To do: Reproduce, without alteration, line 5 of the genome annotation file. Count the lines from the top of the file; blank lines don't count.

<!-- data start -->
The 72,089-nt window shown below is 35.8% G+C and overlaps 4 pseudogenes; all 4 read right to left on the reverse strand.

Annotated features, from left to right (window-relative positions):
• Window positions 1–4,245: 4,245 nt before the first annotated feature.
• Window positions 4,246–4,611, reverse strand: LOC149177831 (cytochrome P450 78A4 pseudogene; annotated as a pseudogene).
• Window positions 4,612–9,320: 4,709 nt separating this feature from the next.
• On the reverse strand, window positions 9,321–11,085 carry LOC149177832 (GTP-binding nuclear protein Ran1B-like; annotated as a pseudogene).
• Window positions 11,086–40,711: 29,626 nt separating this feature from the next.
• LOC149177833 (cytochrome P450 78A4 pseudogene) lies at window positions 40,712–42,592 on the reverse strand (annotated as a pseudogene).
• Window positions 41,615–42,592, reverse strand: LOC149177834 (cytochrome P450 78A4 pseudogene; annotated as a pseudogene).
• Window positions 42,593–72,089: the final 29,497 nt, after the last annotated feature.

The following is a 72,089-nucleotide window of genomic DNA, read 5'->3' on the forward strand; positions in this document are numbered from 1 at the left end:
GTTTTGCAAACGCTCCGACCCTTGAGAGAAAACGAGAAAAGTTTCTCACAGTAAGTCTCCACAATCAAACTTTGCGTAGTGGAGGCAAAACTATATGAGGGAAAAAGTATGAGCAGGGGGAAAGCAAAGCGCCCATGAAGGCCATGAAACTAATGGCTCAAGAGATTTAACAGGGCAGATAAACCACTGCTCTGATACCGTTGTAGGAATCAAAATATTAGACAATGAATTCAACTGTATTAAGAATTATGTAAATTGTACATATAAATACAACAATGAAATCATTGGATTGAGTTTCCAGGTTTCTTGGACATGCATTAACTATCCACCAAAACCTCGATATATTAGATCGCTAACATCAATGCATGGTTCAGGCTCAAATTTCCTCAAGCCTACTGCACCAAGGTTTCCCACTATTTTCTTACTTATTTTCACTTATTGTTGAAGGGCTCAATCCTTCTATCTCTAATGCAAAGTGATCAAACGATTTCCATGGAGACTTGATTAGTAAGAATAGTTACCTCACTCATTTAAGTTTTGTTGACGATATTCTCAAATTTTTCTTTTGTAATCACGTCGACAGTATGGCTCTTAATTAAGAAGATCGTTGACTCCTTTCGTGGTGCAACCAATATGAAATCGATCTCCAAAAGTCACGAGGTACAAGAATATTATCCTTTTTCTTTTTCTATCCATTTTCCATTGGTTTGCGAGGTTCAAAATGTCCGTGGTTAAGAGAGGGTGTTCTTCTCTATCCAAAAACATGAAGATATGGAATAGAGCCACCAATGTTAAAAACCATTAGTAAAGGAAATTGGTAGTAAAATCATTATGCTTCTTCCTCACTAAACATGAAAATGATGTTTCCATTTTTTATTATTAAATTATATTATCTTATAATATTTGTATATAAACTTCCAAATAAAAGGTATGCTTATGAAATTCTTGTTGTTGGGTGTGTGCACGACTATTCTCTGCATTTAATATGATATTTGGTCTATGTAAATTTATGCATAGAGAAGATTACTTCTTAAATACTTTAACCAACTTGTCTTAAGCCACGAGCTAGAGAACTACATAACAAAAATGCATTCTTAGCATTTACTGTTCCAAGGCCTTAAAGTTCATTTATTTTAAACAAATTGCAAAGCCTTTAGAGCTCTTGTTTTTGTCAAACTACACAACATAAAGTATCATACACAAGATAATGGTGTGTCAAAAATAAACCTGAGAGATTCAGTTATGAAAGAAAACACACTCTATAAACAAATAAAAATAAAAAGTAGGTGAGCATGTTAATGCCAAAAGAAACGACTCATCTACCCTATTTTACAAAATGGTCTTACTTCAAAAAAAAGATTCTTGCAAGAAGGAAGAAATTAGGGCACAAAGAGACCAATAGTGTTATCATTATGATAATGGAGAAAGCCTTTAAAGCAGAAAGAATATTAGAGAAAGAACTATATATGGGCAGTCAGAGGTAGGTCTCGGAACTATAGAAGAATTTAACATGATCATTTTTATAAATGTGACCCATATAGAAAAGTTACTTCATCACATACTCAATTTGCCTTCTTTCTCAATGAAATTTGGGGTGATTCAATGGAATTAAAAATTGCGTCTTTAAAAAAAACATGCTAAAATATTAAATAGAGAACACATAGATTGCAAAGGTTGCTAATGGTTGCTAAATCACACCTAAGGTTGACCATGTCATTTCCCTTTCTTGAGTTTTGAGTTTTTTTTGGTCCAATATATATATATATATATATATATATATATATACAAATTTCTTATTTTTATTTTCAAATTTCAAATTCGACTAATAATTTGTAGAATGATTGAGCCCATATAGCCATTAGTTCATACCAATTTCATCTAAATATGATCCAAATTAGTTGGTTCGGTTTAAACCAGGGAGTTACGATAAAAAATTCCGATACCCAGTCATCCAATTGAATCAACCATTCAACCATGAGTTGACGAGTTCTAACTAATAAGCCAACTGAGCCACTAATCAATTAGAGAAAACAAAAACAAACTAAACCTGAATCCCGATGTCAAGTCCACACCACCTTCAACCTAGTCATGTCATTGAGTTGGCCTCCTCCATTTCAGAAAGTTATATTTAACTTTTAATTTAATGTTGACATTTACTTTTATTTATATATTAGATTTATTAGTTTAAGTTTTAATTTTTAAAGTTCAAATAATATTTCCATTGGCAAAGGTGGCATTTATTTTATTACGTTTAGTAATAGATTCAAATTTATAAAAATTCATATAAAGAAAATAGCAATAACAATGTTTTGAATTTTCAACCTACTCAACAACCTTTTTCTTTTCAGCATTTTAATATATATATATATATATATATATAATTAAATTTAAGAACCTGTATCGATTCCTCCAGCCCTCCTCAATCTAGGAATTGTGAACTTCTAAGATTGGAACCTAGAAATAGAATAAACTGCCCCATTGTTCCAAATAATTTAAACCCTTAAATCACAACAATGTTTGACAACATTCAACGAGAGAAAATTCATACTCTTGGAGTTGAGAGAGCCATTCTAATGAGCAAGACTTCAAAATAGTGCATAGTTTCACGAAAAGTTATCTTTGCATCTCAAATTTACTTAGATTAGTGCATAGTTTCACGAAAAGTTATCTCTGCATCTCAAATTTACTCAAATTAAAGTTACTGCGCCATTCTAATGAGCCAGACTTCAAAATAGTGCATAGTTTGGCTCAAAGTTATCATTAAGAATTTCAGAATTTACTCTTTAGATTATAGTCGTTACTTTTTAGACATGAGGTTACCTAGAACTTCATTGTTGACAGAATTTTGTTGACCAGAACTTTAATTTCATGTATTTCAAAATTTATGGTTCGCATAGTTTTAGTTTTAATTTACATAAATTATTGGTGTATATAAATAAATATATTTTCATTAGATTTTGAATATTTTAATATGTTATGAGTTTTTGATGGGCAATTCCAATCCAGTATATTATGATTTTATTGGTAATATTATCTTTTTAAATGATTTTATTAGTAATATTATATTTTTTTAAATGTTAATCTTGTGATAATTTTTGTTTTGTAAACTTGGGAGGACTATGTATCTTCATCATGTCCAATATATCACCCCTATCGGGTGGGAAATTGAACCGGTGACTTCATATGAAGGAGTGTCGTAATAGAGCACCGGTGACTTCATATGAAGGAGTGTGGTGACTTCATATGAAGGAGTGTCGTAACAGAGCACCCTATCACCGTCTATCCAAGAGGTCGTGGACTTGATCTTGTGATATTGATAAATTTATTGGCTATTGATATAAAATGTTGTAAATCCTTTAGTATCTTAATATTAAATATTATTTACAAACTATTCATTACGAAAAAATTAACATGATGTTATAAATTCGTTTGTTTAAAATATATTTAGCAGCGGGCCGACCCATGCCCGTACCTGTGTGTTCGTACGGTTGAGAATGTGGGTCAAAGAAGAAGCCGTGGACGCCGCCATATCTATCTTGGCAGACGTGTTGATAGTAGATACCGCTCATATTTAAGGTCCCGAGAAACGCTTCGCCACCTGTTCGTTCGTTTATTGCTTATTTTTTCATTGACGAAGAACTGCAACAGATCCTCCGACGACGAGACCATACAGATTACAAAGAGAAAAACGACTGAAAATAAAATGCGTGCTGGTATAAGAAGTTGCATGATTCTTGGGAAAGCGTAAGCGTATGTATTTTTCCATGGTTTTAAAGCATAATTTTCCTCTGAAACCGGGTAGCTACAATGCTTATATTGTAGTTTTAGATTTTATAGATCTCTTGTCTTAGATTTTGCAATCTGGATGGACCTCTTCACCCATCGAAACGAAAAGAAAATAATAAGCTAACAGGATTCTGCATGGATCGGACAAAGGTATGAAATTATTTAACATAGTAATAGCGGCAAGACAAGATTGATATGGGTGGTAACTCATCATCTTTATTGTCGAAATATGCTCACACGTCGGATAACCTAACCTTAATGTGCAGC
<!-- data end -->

• Window positions 4,612–9,320: 4,709 nt separating this feature from the next.